Cochlear Implants

What are Cochlear Implants?

Cochlear Implants are electrical devices which process audiosignals and then transmit them across the skin to the cochlear implant which in turn then transmits the decoded auditory signals to the electrodes placed in the cochlea which then stimulate the nerve cells allowing the person to hear.

How are Cochlear Implants able to help a person to hear even though they have nerve deafness?

The hair cells in the scala media are responsible for stimulating the nerve cells which are responsible for hearing. In most persons who suffer from nerve deafness it is because the hair cells are affected. The cochlear implant bypass the hair cells and electrically stimulate the nerve cells also known as the spiral ganglion cells. This then allows a person to hear.

Who will benefit from cochlear implants?

There are 2 sets of patients, those who are Prelingually deaf and Postlingually deaf.

Prelingually deaf persons are children who are deaf without ever having heard sound. They are deaf since birth. They are children who have not acquired speech.

Postlingually deaf persons: are those who have gone deaf after having heard sound and have acquired speech.

Prelingually deaf children should have a cochlear implant inserted at the very earliest. By the age of 2 to 3 years the center in the brain responsible for acquiring speech starts to shrink. Most surgeons think that the cut off age limit for inserting cochlear implants is up to the age of 4 years. Beyond the age of 4 the benefits of cochlear implantation falls dramatically.

Who are candidates ( suitable persons ) for cochlear implants?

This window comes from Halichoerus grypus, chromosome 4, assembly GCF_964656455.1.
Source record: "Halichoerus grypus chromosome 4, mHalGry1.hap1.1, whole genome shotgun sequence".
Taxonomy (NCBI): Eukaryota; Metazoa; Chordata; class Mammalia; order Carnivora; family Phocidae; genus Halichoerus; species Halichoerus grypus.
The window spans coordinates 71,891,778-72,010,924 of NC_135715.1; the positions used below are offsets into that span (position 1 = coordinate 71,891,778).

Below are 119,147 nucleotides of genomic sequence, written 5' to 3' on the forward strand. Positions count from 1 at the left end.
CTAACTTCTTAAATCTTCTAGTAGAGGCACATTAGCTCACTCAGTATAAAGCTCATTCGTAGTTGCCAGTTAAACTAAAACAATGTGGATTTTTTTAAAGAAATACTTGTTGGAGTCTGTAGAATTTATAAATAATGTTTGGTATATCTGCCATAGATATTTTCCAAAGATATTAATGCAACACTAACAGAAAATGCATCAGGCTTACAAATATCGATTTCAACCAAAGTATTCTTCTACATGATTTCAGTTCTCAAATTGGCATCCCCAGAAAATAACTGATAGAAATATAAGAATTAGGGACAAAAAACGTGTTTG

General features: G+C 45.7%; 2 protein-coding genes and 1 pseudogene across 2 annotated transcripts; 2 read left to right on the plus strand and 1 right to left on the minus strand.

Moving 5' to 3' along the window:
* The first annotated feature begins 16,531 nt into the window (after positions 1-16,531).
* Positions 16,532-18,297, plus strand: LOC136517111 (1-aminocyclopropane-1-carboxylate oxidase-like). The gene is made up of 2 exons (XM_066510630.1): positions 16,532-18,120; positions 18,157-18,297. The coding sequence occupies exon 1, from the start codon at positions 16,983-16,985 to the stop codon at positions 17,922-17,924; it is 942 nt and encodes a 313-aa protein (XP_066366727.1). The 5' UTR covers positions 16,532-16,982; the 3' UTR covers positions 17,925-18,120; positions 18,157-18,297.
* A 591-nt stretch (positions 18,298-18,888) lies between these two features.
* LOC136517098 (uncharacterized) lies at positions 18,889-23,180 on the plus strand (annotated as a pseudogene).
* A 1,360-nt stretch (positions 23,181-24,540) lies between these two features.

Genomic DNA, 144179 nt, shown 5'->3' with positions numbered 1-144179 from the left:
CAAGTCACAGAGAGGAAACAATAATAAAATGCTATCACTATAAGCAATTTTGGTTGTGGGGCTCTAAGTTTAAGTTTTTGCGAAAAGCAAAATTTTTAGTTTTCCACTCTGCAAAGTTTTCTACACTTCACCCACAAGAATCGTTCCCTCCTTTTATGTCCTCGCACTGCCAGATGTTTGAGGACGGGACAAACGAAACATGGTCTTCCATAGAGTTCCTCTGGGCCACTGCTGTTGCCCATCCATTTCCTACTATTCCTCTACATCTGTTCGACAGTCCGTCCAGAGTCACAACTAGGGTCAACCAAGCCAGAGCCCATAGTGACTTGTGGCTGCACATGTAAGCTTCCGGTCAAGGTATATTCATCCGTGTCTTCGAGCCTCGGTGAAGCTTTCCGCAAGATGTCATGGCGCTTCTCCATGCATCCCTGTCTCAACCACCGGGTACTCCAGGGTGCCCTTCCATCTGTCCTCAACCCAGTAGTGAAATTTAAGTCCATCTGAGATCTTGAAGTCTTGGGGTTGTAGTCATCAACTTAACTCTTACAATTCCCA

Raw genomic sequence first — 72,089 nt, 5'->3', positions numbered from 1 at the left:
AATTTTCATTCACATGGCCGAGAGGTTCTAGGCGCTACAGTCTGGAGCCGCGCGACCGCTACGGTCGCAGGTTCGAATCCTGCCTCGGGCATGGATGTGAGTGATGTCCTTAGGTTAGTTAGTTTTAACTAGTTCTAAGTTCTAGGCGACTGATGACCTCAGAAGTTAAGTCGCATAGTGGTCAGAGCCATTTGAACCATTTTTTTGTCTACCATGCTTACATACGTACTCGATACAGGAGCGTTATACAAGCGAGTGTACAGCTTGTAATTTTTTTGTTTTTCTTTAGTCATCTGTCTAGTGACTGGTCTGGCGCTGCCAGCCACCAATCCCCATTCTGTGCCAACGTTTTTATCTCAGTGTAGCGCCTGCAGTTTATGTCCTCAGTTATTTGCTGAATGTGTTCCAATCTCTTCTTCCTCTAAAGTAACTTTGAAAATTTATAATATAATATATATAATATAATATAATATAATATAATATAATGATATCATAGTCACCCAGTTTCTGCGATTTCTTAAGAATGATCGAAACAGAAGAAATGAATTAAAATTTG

Candidates for cochlear implants are persons who have
  • Have profound sensorineural ( nerve) hearing losses in both ears.
  • The cochlear should not be damaged or diseased.
  • The person should be motivated.
  • The brain should be in good condition.
  • The person should not have a contraindication for insertion of a cochlear implant.

How are Prelingually deafened children tested for hearing disabilities?

These children need to undergo the following tests
  • Brainstem evoked response audiometry also known as BERA
  • ASSRT is a variation of BERA to determine residual hearing.
  • Otoacoustic emission audiometry also known as OAE
  • Impedance audiometry
  • High resolution CT scanning of the temporal bones in which the cochlear and hearing apparatus is situated.
  • Magnetic resonance imaging of the brain and the auditory nerve.
  • Psychological evaluation.
  • The parents also need to be counselled about the implications of cochlear implantation.
  • The child must be fitted with hearing aids as soon as hearing losses are detected. It has been found that such children do better when fitted with cochlear implants
Cochlear Implant Sound for Life : View video

Where is the cochlear implant placed?

The cochlear implant is placed in the scala tympani through the round window of the cochlea. The Cochlear implant goes all the way to the apex of the cochlea in order to stimulate all the nerve cells of the spiral ganglion. In this way all the frequencies of hearing are stimulated by the cochlear implant.

The mastoid is usually opened and through an operation termed the posterior tympanotomy the round window membrane of the cochlea is approached.

What are the parts of a cochlear implant?

The cochlear implant is divided into two parts. The cochlear implant is the device inserted into the round window and is placed under the skin just behind the ear.

The speech processor is that part of the cochlear implant that takes surrounding sound converts it into an electrical signal, codes it and then transmits it across the skin to the cochlear implant where the electrical signal is decoded and transmitted to the nerve cells in the cochlea.